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More salty snack marketers jumped into the consumer promotion arena last year to tap into America's growing appetite for new products and flavors.

Total spending on coupons and other consumer promotions in this $10 billion category increased more than 25% to $43.3 million in 1993, according to a survey conducted for Advertising Age by Promotion Information Management, Chicago.

The number of promotional events-including free standing inserts, newspaper and magazine coupons, and direct mail pieces-rose just under 8% to 275 with 2.8 billion circulation in 1993.

PIM measures promotions in major product categories on a continual basis by independently monitoring manufacturers coupons.

In a giant leap, salty snack marketer Nabisco Foods Group took the top spot in '93 with $8.4 million in promotions for its Mr. Phipps and Planters brands, more than double the $3.8 million it spent in 1992. The number of promotions more than doubled to 13 from six, with a November promotion for Mr. Phipps pretzel chips and other brands almost equaling all of '92 spending.

That promotion, handled in-house, involved tie-ins and refunds on Sony audio and video products as well as a free Crayola Fun Kit for buying Planters Snacks.

Ralston Foods, a subsidiary of Ralcorp Holdings, last year moved to the No. 5 spot with an estimated $3.8 million in consumer promotions, up from a mere $200,000 in '92.

The company, however, said that the amount of money allocated to promotions overall hasn't changed "materially from 1992 to 1993."

"PIM makes a distinction between trade and consumer promotions somewhat differently than we do," said Patrick Farrell, director of corporate affairs.

Virtually all spending supported Chex Snack Mix, which encountered new competition from Pepperidge Farm Goldfish Party Mix and Cheerios Salty Snack Mix from General Mills.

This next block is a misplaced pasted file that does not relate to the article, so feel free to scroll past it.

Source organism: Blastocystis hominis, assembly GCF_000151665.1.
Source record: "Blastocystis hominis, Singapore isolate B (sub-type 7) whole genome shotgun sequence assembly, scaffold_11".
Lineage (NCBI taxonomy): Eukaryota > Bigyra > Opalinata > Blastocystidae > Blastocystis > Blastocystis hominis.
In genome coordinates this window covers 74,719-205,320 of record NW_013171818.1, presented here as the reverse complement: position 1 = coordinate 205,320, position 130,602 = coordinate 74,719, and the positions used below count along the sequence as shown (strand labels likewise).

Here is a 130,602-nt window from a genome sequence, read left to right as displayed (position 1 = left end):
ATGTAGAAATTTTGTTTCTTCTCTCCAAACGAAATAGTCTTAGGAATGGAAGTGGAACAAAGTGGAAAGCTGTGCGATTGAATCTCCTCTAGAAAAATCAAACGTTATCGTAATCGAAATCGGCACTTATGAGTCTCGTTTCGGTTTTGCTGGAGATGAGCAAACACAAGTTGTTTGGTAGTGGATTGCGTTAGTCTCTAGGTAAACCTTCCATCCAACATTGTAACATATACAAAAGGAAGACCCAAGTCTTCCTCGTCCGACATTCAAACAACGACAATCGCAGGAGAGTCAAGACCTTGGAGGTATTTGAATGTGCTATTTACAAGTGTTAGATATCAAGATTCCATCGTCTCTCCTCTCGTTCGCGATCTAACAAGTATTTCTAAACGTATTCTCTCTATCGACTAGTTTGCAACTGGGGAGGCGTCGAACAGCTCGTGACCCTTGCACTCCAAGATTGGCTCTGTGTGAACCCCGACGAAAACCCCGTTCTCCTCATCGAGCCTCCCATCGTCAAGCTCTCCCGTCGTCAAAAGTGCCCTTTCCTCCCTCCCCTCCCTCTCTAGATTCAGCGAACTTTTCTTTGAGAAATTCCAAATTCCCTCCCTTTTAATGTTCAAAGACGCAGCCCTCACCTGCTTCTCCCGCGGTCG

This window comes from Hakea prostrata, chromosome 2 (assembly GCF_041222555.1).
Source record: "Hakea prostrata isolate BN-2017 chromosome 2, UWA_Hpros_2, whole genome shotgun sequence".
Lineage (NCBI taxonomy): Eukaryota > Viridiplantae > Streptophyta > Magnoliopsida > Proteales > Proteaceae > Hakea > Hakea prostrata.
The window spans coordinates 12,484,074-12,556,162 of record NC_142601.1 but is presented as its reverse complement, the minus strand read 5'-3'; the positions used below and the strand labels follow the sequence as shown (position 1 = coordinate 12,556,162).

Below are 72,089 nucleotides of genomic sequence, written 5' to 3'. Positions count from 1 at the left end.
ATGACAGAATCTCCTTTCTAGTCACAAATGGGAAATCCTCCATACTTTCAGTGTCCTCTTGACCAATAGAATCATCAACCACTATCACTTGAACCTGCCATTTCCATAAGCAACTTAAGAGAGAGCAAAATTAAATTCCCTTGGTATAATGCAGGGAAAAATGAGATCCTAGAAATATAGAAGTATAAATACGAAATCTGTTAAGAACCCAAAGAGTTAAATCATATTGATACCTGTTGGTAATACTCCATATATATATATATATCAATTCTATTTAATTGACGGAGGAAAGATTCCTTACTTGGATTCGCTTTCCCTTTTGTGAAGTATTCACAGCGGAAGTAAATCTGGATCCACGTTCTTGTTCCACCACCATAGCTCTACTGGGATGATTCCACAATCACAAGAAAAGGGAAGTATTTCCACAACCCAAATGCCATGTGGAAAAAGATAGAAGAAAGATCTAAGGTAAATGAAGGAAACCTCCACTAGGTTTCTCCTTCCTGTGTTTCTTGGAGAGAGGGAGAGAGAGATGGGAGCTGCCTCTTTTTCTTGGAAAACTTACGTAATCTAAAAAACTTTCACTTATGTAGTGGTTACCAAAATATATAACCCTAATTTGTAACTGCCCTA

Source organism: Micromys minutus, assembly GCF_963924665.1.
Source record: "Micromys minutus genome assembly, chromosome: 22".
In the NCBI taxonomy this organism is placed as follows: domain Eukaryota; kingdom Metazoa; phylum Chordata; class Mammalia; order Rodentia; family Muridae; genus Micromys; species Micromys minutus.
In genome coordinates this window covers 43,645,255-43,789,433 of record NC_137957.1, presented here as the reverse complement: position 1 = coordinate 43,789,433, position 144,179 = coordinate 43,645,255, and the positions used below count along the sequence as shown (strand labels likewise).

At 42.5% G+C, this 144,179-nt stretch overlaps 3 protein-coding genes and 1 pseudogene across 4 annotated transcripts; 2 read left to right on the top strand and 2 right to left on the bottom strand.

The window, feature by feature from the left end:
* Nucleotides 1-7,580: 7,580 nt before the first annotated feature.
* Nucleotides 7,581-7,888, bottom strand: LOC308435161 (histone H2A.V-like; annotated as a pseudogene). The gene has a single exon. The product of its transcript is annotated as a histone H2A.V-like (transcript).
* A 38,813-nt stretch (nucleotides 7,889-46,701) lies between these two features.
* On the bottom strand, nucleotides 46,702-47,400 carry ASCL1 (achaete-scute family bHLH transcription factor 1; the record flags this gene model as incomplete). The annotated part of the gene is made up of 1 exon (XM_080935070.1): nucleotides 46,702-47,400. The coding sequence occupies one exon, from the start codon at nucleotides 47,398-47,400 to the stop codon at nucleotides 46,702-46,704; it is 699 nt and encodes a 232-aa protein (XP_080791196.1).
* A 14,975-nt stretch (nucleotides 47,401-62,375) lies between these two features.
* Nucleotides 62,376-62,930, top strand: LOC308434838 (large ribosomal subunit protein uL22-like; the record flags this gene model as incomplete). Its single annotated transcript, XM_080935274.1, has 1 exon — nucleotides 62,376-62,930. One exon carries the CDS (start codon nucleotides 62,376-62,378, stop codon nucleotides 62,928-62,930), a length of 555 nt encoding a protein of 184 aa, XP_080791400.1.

The survey showed that Ralston conducted 18 promotional events during '93, including a multiple promotion involving a coupon, NFL watch with proof-of-purchase and a sweepstakes for a scholarship and trip to the Super Bowl.

Keebler Co., the most active promoter in '92, dropped to the No. 2 spot after cutting promotion spending 25% to $5.7 million in '93. After heavy promotions for its Pizzarias pizza chips and Quangles multigrain snacks in '92, last year's promotional dollars were directed almost exclusively to introducing Chacho's flour tortilla chips and various flavors of C.C. Ricers. Kobin Enterprises, New York, is the promotional agency.

Frito-Lay, the nation's leading salty snack company, remained the third most active promoter, with a 2% increase in spending to $5 million. DDB Needham Worldwide, Dallas, created promotions for a number of brands including Doritos and Tostitos tortilla chips, Lay's potato chips, Fritos corn chips and Rold Gold pretzels.

Procter & Gamble Co. dropped from second to fourth in spending with a 25% reduction to $4 million last year. Many of its 23 promotional events for Pringles in '92 were regional, while three of its six promotions in '93 had national distribution, according to the survey.

Despite cutbacks by Keebler, P&G, General Mills and M&M/Mars, promotional activity by marketers new to the top spending ranks more than offset those losses. The survey showed that 61 marketers conducted consumer promotions last year, up 7% from 57 in '92. The top 11 marketers spent $1 million or more on coupons and other promotions in '93.

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